Before the GDPR came into force on May 25th 2018, Data Protection was something that was often treated as an added extra to a business’ offering. Prior to the new law, information had been gained through implicit consent. Users were not aware of where and how their data was used and receiving e-mails from websites you had merely looked at was commonplace.
Although the GDPR was a long time coming – 7 years in the making – businesses still felt flustered when May 2018 came around. Many initiatives for compliance were last minute and most organisations focused on re-permissioning e-mails which lead to a dramatic drop in database volumes. However, this mass opt-out on day 1 was beneficial in clearing out databases of passive users, leading to a more engaged audience who are happy to receive marketing e-mails from specific brands. In theory we should now see e-mail conversion rates skyrocket.
Some organisations saw the GDPR as a similar deadline to the Y2K panic. Yet, the GDPR is not something that was going to simply go away after the deadline, it is something that needs to be worked on daily in all organisations to maintain compliance and accountability.
An Unlimited Group study compiled by Nick Chiarelli (Head of Trends, Unlimited Group) and Stephen Welch (Joint MD, Realise Unlimited), found that 92% of organisations surveyed claimed a level of confidence in demonstrating their ability to conform to GDPR in the long-term, although 35% are concerned that they don’t have sufficient resources to sustain their compliance. Finding the right people to do the work has been a challenge for most organisations and now privacy professionals are sought after more than ever before.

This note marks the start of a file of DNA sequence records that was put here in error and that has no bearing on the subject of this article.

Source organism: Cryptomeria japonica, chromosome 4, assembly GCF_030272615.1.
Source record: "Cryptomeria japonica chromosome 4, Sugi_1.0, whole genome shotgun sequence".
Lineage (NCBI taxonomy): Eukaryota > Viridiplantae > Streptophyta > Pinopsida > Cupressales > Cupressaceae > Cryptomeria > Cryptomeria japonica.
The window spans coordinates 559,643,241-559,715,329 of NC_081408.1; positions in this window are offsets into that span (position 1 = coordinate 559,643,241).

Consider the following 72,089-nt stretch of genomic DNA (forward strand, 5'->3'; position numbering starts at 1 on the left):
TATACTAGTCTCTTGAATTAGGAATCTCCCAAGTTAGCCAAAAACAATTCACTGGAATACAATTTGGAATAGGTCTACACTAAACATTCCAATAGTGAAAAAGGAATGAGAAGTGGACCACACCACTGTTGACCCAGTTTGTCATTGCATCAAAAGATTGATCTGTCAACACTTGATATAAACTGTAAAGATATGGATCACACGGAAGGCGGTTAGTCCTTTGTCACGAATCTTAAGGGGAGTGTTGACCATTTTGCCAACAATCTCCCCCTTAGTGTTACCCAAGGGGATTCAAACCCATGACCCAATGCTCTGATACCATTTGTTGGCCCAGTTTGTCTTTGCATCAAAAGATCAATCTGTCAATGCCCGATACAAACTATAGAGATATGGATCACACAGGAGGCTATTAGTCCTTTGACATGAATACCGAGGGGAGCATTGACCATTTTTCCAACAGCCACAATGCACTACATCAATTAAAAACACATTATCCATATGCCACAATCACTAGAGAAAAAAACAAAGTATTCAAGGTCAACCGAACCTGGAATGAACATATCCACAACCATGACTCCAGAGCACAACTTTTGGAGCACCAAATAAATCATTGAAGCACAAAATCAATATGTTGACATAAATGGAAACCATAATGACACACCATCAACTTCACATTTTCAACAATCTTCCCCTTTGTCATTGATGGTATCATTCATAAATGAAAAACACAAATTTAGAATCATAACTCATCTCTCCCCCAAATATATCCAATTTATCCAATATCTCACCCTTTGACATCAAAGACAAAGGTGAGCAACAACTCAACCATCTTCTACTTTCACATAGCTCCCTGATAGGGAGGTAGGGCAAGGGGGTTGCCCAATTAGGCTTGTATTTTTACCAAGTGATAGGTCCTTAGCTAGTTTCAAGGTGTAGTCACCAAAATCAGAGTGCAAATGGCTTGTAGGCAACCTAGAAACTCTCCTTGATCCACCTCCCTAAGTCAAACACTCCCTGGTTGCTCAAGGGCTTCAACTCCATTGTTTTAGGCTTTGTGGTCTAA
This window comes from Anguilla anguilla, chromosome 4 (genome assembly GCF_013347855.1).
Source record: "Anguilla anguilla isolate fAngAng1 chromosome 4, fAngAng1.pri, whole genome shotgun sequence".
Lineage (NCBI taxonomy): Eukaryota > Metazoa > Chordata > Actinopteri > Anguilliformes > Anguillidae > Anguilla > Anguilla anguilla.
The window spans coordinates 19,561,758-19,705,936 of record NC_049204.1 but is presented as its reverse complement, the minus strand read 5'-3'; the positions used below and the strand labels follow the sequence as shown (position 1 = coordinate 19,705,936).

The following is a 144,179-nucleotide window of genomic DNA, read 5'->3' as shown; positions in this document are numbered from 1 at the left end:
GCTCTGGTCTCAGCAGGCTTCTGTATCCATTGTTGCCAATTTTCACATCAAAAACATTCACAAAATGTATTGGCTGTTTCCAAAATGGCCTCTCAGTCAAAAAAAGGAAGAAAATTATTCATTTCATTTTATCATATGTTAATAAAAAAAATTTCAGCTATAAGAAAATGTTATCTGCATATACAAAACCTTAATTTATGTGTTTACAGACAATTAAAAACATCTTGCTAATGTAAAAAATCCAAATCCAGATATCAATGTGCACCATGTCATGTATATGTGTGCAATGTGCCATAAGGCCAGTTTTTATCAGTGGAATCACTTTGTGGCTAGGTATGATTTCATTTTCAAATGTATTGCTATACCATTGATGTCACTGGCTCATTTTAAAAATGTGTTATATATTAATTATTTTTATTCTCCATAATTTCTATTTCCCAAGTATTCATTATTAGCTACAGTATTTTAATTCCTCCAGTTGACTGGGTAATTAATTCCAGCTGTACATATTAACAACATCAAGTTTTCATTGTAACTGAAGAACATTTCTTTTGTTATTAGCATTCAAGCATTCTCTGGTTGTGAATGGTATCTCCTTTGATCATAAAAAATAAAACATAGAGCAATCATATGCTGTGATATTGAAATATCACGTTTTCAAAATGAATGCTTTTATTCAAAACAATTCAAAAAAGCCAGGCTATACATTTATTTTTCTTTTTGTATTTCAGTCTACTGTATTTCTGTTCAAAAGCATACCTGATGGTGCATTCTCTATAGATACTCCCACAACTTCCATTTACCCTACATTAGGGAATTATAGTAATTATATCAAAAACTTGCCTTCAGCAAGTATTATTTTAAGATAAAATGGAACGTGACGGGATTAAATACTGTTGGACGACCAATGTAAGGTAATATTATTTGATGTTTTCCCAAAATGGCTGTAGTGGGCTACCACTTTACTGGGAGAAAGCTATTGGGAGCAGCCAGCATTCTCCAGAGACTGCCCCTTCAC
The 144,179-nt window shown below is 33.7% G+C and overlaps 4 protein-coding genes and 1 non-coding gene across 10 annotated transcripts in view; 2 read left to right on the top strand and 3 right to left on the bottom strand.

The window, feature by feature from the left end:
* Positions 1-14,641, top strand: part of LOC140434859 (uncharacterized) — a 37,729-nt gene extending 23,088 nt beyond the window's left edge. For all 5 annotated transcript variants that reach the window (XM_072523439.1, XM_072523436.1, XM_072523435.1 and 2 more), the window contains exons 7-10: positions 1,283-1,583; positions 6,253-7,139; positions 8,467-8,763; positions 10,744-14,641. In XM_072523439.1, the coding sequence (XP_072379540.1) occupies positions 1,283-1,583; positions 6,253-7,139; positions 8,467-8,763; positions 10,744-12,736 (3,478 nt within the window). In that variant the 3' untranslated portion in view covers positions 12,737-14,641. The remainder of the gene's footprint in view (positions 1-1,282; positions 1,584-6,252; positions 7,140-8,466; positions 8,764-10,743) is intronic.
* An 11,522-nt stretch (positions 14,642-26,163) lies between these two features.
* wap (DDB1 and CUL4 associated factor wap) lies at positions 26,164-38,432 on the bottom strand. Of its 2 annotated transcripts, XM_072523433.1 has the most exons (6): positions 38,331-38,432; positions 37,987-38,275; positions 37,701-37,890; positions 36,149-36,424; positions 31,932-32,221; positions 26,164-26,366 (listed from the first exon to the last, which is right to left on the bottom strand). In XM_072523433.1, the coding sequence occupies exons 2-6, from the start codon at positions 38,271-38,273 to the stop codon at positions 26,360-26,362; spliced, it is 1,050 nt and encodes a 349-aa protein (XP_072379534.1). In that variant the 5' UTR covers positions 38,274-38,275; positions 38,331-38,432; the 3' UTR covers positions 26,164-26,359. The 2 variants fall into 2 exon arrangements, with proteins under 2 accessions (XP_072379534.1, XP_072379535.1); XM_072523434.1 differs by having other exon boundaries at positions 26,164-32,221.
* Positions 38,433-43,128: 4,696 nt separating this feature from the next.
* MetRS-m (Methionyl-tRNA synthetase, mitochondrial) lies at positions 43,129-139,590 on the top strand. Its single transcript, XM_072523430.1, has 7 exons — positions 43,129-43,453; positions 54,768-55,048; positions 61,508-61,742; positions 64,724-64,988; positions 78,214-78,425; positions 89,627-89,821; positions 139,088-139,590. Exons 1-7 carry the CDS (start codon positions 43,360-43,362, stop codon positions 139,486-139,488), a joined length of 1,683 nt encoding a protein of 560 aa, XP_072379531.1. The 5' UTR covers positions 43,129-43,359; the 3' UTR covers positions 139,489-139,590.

The first year of the GDPR in the public eye has been largely focused on fines. The ICO is misunderstood here, they don’t wish to go in and fine a business. They have a pragmatic response and want to help companies and encourage them to fix the problem rather than hit them with an initial large fine. The Information Commissioner, Elizabeth Denham noted that, “last May marked a seismic shift in privacy and information rights”. The ICO know it’s a big change and want to help pull businesses through. It’s important for businesses to trust the ICO and see them as helpful and not a hindrance as the GDPR enters its second year.
The same survey looked at public understanding of the GDPR a year on and found that public comprehension is, “ok but could be better”.
The study also shows that GDPR awareness is high in 2019 with 78% of the public knowing about / having heard of the new data protection law. In terms of age demographics, the highest with awareness is 45-54 with 82% of that age range being conscious of the GDPR.